Since 1988, the NIH Loan Repayment Programs (LRPs) have been successful in recruiting and retaining early stage investigators into promising biomedical and behavioral research careers. As I have written about before, one of the most significant benefits of these programs is that NIH can repay up to $35,000 in educational loans per year for these talented professionals, which helps alleviate an often cited barrier to entering the biomedical research workforce. Since their inception, NIH LRPs have funded more than 25,000 new and renewal awards totaling more than $950 million (see more data on the LRP Dashboard).
Repaying educational debt is one thing, but what other benefits might these programs provide?
To answer this question, my colleagues within the NIH Office of Extramural Research’s Division of Loan Repayment compared individuals that applied for and received an LRP with those who applied but did not receive an LRP award between fiscal years (FYs) 2003-2009. Their history of productivity was followed through FY 2017. More specifically, we assessed pulled information on grant submissions, awards, and publications in a sample that was equalized to control for baseline differences (n=3,053 applications; funded n=1,095, unfunded n=1,958).
Results indicated that individuals who received an LRP award demonstrated consistently higher levels of what we termed “persistence in research” (Figure 1). This composite measure includes submitting grant or fellowship applications, receiving grant or fellowship awards, and publications. Further, when looking at persistence in research over time, LRP funded individuals demonstrated an approximate two-fold increase in productivity, compared to their unfunded peers. This difference was evident even 14 years after their LRP application.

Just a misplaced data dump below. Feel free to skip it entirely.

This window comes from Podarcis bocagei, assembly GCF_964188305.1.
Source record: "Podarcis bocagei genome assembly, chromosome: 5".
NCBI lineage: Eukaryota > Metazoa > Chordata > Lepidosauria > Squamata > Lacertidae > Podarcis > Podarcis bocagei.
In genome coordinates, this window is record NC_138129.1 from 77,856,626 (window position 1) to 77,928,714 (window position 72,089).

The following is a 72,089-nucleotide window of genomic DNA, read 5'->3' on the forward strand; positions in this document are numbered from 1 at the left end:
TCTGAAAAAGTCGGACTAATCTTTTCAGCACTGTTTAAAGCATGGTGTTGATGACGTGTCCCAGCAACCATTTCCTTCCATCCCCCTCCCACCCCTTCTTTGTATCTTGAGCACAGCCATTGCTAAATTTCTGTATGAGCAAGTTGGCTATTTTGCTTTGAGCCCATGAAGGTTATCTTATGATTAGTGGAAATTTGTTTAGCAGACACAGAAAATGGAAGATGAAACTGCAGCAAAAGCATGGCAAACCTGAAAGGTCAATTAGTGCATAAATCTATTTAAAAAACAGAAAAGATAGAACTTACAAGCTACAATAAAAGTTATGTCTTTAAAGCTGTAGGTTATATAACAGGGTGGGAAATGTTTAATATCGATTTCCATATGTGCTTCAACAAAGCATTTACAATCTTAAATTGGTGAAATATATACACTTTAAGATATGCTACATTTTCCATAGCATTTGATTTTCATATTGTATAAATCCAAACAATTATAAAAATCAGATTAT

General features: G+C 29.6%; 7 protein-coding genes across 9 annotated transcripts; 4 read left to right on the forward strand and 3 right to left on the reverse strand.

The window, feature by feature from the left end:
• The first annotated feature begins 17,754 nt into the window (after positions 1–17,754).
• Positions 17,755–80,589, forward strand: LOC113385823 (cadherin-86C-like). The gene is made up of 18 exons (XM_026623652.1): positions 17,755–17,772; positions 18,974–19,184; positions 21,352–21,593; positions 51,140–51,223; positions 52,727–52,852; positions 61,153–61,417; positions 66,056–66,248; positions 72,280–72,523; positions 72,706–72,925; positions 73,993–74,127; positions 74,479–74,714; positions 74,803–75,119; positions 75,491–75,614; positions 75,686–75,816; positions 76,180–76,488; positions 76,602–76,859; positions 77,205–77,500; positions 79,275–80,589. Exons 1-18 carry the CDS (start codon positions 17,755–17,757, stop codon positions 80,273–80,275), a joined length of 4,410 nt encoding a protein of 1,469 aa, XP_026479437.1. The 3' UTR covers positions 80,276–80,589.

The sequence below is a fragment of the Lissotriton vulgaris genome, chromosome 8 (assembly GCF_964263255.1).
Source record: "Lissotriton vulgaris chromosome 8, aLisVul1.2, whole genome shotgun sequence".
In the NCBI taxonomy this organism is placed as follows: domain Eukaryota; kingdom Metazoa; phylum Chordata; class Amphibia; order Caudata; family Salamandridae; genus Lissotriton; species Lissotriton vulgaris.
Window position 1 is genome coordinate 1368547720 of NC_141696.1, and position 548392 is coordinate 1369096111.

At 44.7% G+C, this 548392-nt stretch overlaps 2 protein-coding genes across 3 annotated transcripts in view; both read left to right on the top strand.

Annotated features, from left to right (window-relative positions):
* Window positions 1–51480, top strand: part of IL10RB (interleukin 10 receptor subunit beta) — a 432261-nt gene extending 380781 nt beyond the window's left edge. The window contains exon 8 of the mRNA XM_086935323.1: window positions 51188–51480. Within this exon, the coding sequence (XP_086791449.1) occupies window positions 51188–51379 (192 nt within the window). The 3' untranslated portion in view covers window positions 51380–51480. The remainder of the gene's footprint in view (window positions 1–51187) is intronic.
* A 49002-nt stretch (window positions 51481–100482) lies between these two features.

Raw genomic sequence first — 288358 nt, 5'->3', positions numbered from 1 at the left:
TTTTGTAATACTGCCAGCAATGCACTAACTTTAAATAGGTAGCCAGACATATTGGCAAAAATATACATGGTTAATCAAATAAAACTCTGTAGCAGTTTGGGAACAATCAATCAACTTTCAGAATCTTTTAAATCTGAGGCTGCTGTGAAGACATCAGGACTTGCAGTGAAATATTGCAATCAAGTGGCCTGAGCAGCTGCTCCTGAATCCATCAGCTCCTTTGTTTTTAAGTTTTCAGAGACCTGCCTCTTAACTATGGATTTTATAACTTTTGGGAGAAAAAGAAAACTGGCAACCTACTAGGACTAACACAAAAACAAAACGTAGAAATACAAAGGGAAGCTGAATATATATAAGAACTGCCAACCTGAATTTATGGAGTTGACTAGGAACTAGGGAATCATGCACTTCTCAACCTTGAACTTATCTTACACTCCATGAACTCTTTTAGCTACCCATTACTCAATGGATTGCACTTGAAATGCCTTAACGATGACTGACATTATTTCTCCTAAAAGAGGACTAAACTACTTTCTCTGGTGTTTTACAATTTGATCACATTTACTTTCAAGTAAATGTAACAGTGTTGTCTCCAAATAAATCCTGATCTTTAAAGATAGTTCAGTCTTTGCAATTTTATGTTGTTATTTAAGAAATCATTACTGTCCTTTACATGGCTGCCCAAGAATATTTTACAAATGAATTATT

These findings build on experiences we have heard previously from LRP recipients. In 2014, my colleagues invited 3,005 LRP funded individuals to participate in a customer service study to gauge their experiences in the LRP. Out of the 1,938 who responded, nearly all recipients noted benefiting professionally and personally from participating in the program. Funded applicants cited benefits ranging from being able to pursue research goals, even if it meant having to accept a lower salaried position, reduced clinical duties (i.e., more research time), as well as being more confident that they would succeed in a research career.
Our first look suggests repaying educational debt through NIH LRP awards may be an effective strategy to retain talented early-career behavioral, biomedical, and clinician-scientists in the research workforce. We will continue to assess this pool of LRP awardees and anticipate sharing more data on their research outcomes.
I would like to thank Drs. Ericka Boone and Jill Mattia for their work on this study.